India’s supreme court upholds death penalty for 2012 Delhi gang-rape convicts

Image: Reuters/Anindito Mukherjee
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India’s supreme court has confirmed that the four men accused of gang-raping a woman in New Delhi in 2012 will face the death penalty.

Today (July 09), a bench made up of the chief justice of India, Dipak Misra, and justices Ashok Bhushan and R Banumathi dismissed the review petitions filed by three of the accused following the court’s May 05, 2017, decision that first confirmed the death penalty. That ruling came over four years after the chilling incident that took place on the night of Dec. 16, 2012. The accused, Mukesh Singh, Vinay Sharma, Akshay Thakur, and Pawan Gupta, along with two others, brutally beat, tortured, and raped a 23-year-old paramedical student, Jyoti Singh, on a moving bus, before leaving her bleeding on the side of the road late in the night.

The attack shocked the nation and sparked widespread protests. At the time, due to Indian laws that prohibit the naming of rape victims, sections of the media referred to Singh as “Nirbhaya,” which means fearless, a nod to her determination to survive in the days after the incident. However, she later succumbed to her injuries, causing the protests to intensify, with thousands of Indians taking to the streets to call for justice.

Following the perpetrators’ arrest, a fast-track court was set up in January 2013 to try the case. A few months later, one of the accused, Ram Singh, was found dead in prison. The sixth member was tried as a minor and sentenced to time in a correctional facility, while the four adults were sentenced to death in 2013, a ruling confirmed in 2014 by the Delhi high court. The accused appealed to the supreme court, which eventually delivered its judgment confirming the death penalty in May 2017.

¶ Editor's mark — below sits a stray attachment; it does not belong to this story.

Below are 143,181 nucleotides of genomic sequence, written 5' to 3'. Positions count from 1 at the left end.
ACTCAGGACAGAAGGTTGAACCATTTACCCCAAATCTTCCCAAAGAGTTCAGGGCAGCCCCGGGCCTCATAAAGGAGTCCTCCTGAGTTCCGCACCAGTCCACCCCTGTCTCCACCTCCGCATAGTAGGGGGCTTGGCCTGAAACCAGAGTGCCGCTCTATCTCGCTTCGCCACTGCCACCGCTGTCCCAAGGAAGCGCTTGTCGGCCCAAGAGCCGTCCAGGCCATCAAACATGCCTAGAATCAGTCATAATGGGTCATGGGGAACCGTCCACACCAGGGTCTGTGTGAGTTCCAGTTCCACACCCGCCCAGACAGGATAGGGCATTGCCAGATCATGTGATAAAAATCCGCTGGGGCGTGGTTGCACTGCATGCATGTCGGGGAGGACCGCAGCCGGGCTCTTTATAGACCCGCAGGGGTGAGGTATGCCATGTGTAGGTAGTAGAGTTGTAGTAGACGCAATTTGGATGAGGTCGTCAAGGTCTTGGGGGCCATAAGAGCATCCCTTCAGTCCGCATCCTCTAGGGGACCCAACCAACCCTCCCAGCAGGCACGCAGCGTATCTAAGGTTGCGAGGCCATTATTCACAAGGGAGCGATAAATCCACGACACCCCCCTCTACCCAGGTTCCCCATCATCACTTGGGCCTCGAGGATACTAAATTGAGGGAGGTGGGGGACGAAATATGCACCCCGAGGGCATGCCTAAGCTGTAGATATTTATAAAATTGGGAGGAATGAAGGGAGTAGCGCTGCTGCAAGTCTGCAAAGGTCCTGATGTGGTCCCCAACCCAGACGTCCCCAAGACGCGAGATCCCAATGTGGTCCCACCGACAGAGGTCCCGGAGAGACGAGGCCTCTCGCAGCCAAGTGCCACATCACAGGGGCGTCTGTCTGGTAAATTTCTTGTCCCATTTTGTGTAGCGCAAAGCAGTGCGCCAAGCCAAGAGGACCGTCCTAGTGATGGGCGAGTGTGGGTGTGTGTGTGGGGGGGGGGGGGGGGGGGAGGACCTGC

In the years since the attack, authorities in India have tried to improve existing laws to keep women safe. However, sexual harassment and assault remain the norm across the country, and crimes against women and even children have only increased. Just a few months ago, two horrifying cases of child rape proved that despite the 2012 incident, very little has changed on the ground.

In fact, research conducted by Human Rights Watch has shown that when it comes to the process of getting justice, rape survivors often face even more brutality, thanks to insensitive doctors and policemen. As a result, activists say the death penalty isn’t enough to end the difficulties that women face.

“Instead, the government must allocate adequate resources for the effective implementation of laws, improve conviction rates, and ensure certainty of justice in all cases,” Asmita Basu, Amnesty International India’s programmes sirector, said in a statement.